Date: May 21st to 28th 2006
Distance : 0 miles
Weather : Rain - well it is Sweden!
"We had ice here until April" said Bengts, the crane driver. "At times it was 18 inches thick".
And its only May now...
Still, in Sweden, summer comes quickly. The ice may be only gone a month but the skies are blue, the sun is out, and the breeze is, well, chilly.
We lost one crew member before we started. The skipper has decided to jump ship this year, in order to stay at home and watch the footie on the telly. The ferry company were delighted, as he sits in the car for the crossing and his grumblings tend to set the car alarms off.
The year we bought the boat, 1999, DFDS generously cancelled the Harwich to Gothenburg ferry route, the one which would have been most useful to us. The day we leave the Baltic, they will probably reinstate it. In previous years we've driven up to Newcastle and got the ferry from there, but this year we decided to go to Denmark and drive overland. Ironically, it's probably more expensive, but it takes no longer, and the drive across Denmark and Sweden is so much more preferable than the race track known as the A1. Also, its a few years since we've been to Copenhagen, and Pat fancied some retail therapy. We also wanted a special Danish lamp, of which more later.
The ferry to Denmark was fine, and half empty. (Oh dear, another route in imminent danger of being shut down...). Getting to Copenhagen now entails a drive across the Great Belt bridge, a 15km aerial extravaganza, the privilege for which is £20. There's another similar bridge across from Denmark to Sweden (and another £20). It pays to drive these routes yourself, because, with a UK car, all the payment machines are then on the wife's side!
Received wisdom used to be that if Germany was the cheapest place to buy booze, Denmark was next (about the same as the UK) and Sweden the most expensive. We planned to fill the car up with Danish booze this year, but I have to say we were disappointed with the Danish prices. We actually found some wines cheaper in Sweden. Beer however, IS cheap, with a crate of 30 bottles being about £20. (The guy behind us loaded up 6 crates onto his trolley - what do they do with it all?)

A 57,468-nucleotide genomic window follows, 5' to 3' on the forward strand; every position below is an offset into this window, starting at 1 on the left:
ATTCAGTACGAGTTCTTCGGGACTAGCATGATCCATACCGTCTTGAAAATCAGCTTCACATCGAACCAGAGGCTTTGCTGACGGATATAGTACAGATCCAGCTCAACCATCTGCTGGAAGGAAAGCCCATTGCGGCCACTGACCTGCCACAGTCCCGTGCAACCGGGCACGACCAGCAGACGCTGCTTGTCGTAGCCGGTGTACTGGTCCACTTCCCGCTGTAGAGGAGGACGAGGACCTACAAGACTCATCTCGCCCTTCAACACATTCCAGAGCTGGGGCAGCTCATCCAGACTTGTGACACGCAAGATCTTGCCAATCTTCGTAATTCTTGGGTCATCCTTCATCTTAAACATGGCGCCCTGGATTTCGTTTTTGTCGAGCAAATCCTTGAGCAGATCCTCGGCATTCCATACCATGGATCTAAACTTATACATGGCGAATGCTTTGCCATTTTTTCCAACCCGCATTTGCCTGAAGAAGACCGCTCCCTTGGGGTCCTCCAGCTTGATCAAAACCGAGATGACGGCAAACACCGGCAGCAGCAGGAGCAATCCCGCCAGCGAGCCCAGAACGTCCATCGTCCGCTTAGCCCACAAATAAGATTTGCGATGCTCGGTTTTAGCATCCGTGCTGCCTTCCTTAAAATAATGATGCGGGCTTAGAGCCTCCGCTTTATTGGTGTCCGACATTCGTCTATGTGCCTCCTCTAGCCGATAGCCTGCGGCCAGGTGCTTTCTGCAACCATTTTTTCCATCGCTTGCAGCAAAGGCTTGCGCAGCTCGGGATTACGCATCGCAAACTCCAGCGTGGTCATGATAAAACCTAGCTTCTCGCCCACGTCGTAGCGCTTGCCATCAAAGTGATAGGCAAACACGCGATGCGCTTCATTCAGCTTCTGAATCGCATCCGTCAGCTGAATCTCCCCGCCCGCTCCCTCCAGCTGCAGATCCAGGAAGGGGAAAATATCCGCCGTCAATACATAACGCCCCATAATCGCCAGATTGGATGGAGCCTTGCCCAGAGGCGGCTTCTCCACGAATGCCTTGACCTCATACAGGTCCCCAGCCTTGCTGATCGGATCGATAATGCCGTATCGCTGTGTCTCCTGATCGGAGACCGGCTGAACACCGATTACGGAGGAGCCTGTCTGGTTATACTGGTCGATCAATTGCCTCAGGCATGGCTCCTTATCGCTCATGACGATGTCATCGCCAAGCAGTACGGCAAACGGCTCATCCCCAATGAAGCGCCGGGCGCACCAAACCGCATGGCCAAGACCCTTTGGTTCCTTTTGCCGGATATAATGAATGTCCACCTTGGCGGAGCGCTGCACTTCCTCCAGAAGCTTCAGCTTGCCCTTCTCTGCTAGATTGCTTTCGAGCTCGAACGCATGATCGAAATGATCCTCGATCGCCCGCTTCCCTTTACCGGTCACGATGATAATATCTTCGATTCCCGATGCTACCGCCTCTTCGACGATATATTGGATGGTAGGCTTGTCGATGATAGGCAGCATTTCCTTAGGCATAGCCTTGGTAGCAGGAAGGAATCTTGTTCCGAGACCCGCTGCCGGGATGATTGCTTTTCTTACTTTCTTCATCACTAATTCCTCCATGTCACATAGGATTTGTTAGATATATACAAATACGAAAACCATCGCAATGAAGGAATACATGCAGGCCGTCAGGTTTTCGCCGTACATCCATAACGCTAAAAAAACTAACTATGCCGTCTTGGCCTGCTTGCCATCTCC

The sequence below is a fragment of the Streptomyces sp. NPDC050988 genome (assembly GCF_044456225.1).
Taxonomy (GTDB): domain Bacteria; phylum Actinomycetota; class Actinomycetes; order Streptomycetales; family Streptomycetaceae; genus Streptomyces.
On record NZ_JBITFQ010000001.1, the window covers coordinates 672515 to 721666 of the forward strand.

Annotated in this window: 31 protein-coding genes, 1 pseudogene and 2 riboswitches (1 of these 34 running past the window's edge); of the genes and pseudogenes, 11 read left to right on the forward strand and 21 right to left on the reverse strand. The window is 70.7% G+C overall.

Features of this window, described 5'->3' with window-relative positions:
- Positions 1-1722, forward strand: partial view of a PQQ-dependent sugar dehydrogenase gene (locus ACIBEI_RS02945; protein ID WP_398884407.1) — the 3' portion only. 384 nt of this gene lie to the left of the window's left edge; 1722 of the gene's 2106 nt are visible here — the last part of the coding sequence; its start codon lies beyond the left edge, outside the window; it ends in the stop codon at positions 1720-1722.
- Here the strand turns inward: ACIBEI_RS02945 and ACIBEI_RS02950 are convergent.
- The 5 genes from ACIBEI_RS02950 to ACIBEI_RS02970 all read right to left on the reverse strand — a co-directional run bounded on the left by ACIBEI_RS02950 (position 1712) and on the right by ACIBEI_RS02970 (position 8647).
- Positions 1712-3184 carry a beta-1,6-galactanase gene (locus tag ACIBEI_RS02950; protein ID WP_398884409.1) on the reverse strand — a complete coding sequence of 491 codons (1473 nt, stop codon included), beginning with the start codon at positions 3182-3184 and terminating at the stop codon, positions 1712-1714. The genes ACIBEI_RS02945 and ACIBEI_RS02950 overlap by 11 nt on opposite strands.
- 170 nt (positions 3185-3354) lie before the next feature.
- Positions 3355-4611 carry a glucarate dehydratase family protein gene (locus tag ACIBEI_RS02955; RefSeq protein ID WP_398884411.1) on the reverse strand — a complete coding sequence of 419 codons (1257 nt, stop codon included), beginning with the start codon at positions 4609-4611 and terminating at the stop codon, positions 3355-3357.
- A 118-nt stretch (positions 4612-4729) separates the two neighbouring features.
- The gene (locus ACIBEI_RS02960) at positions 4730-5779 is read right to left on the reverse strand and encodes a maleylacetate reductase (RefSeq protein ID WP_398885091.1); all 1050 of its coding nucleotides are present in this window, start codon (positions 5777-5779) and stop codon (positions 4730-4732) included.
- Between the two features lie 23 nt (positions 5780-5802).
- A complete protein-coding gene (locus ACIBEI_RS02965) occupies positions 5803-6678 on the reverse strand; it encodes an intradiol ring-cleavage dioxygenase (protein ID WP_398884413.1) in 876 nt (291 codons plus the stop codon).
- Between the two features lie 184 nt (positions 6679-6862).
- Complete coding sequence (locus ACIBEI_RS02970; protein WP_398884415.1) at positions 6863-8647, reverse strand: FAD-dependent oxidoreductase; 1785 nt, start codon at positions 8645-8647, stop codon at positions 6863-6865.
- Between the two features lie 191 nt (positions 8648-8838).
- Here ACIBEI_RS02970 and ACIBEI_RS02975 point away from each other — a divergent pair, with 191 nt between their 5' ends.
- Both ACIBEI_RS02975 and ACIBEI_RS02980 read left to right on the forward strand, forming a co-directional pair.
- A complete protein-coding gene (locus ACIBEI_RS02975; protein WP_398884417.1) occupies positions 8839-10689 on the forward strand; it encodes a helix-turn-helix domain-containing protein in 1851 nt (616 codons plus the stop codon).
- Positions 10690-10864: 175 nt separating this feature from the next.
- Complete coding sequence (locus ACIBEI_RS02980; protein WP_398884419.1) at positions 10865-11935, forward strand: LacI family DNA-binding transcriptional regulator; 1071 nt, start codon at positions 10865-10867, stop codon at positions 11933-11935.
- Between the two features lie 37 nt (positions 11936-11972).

When we arrived at the boat (about 5 days after leaving the UK!) it was to find a boatshed full of Brits! Either side of us was a British couple getting their boat ready for the summer. Fortunately for us, the yard had already painted the boat so all we had to do was give it a quick polish. Because the boat lives indoors all winter, the amount of maintenance is trivial compared to leaving it outside in the UK. (If it goes in clean, it comes out clean). We could actually have been ready for launching the day we arrived if we'd chosen to.
Obviously there have been some Windex incidents at the yard recently, as they've now started taking off the windgear at the masthead before stepping the mast. It now means that some poor yardhand has to routinely visit the top of your mast in a Bosun's chair immediately after the mast is up. Still, I wish my chair was powered...
One thing surprised us is that the yard worked through the Swedish holiday. They claim that they are so busy they have to, to get everything done. If you wanted to launch on a Bank Holiday in the UK it would probably cost you triple. Like much of Europe, Swedish holidays fall midweek. This gives everyone an excellent excuse if they want to take long weekends off.
One of our ongoing sagas has been the cockpit cover (we call it the 'shed'). Ours is now seven years old and all the stitching is breaking down with the UV from the sun. I spent all of last summer sewing the damn thing up and promised myself a new one. Unfortunately, due to lack of time and severe scrooge syndrome (they cost nearly a grand) I put off getting a new one. We'd only been in the water a day before I was sewing up some more of it. Its getting like the Forth Road bridge. I have a feeling that an email to Aunty Vickie at HR Parts is imminent..
This year, I promised myself I'd do some jobs that have been waiting for years to get done.So we now have a nice light by the Chart table showing when the mains electricity is on, and hopefully by tomorrow we'll be able to put the echo sounder on without the GPS alarm going off (don't ask).
However I did manage to drop (yet another) vital part from the jib furling gear in the drink, so its off to Vastervik tomorrow to see if we can replace it...